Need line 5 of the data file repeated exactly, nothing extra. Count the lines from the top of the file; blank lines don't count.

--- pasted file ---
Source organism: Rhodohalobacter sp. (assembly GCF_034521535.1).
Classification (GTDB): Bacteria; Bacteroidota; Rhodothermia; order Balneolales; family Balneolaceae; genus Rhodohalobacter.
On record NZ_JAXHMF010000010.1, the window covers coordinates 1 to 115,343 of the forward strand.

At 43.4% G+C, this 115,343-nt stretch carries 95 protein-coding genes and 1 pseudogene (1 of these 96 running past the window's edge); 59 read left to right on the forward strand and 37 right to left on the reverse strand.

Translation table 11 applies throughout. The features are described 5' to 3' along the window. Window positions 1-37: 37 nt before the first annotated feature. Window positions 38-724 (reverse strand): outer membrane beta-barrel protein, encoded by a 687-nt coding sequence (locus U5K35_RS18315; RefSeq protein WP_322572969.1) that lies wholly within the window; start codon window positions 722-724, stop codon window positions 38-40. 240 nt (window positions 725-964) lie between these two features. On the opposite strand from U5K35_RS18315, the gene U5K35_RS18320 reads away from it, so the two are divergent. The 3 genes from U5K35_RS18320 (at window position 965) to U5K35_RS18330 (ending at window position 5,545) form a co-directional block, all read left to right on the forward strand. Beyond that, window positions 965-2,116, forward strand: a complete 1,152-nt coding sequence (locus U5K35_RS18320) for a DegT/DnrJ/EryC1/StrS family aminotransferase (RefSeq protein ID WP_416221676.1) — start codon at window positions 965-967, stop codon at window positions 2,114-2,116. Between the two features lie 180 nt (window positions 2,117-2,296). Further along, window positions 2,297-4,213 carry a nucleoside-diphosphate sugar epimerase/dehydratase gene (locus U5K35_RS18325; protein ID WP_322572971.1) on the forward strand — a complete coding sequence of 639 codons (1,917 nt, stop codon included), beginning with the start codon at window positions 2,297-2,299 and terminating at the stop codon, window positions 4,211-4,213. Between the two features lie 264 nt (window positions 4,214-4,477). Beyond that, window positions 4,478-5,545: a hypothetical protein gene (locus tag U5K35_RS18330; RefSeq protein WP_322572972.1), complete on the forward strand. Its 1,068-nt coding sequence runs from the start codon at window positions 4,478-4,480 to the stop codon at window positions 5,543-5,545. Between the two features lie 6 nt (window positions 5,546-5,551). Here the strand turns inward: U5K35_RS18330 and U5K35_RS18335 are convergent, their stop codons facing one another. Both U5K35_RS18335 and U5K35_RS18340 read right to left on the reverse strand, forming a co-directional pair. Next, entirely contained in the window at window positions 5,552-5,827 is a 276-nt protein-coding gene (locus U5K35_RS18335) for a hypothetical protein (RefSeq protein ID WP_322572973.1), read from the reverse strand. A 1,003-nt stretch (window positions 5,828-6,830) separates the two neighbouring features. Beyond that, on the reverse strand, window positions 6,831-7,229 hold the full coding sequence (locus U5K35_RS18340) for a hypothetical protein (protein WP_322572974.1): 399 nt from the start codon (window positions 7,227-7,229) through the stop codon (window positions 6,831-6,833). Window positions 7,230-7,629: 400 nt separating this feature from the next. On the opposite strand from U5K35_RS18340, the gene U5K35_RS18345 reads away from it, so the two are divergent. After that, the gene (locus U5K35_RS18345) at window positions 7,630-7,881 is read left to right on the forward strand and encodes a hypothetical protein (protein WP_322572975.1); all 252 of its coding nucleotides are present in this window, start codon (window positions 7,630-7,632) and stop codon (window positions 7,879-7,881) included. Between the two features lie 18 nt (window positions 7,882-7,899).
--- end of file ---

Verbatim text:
Translation table 11 applies throughout. The features are described 5' to 3' along the window. Window positions 1-37: 37 nt before the first annotated feature. Window positions 38-724 (reverse strand): outer membrane beta-barrel protein, encoded by a 687-nt coding sequence (locus U5K35_RS18315; RefSeq protein WP_322572969.1) that lies wholly within the window; start codon window positions 722-724, stop codon window positions 38-40. 240 nt (window positions 725-964) lie between these two features. On the opposite strand from U5K35_RS18315, the gene U5K35_RS18320 reads away from it, so the two are divergent. The 3 genes from U5K35_RS18320 (at window position 965) to U5K35_RS18330 (ending at window position 5,545) form a co-directional block, all read left to right on the forward strand. Beyond that, window positions 965-2,116, forward strand: a complete 1,152-nt coding sequence (locus U5K35_RS18320) for a DegT/DnrJ/EryC1/StrS family aminotransferase (RefSeq protein ID WP_416221676.1) — start codon at window positions 965-967, stop codon at window positions 2,114-2,116. Between the two features lie 180 nt (window positions 2,117-2,296). Further along, window positions 2,297-4,213 carry a nucleoside-diphosphate sugar epimerase/dehydratase gene (locus U5K35_RS18325; protein ID WP_322572971.1) on the forward strand — a complete coding sequence of 639 codons (1,917 nt, stop codon included), beginning with the start codon at window positions 2,297-2,299 and terminating at the stop codon, window positions 4,211-4,213. Between the two features lie 264 nt (window positions 4,214-4,477). Beyond that, window positions 4,478-5,545: a hypothetical protein gene (locus tag U5K35_RS18330; RefSeq protein WP_322572972.1), complete on the forward strand. Its 1,068-nt coding sequence runs from the start codon at window positions 4,478-4,480 to the stop codon at window positions 5,543-5,545. Between the two features lie 6 nt (window positions 5,546-5,551). Here the strand turns inward: U5K35_RS18330 and U5K35_RS18335 are convergent, their stop codons facing one another. Both U5K35_RS18335 and U5K35_RS18340 read right to left on the reverse strand, forming a co-directional pair. Next, entirely contained in the window at window positions 5,552-5,827 is a 276-nt protein-coding gene (locus U5K35_RS18335) for a hypothetical protein (RefSeq protein ID WP_322572973.1), read from the reverse strand. A 1,003-nt stretch (window positions 5,828-6,830) separates the two neighbouring features. Beyond that, on the reverse strand, window positions 6,831-7,229 hold the full coding sequence (locus U5K35_RS18340) for a hypothetical protein (protein WP_322572974.1): 399 nt from the start codon (window positions 7,227-7,229) through the stop codon (window positions 6,831-6,833). Window positions 7,230-7,629: 400 nt separating this feature from the next. On the opposite strand from U5K35_RS18340, the gene U5K35_RS18345 reads away from it, so the two are divergent. After that, the gene (locus U5K35_RS18345) at window positions 7,630-7,881 is read left to right on the forward strand and encodes a hypothetical protein (protein WP_322572975.1); all 252 of its coding nucleotides are present in this window, start codon (window positions 7,630-7,632) and stop codon (window positions 7,879-7,881) included. Between the two features lie 18 nt (window positions 7,882-7,899).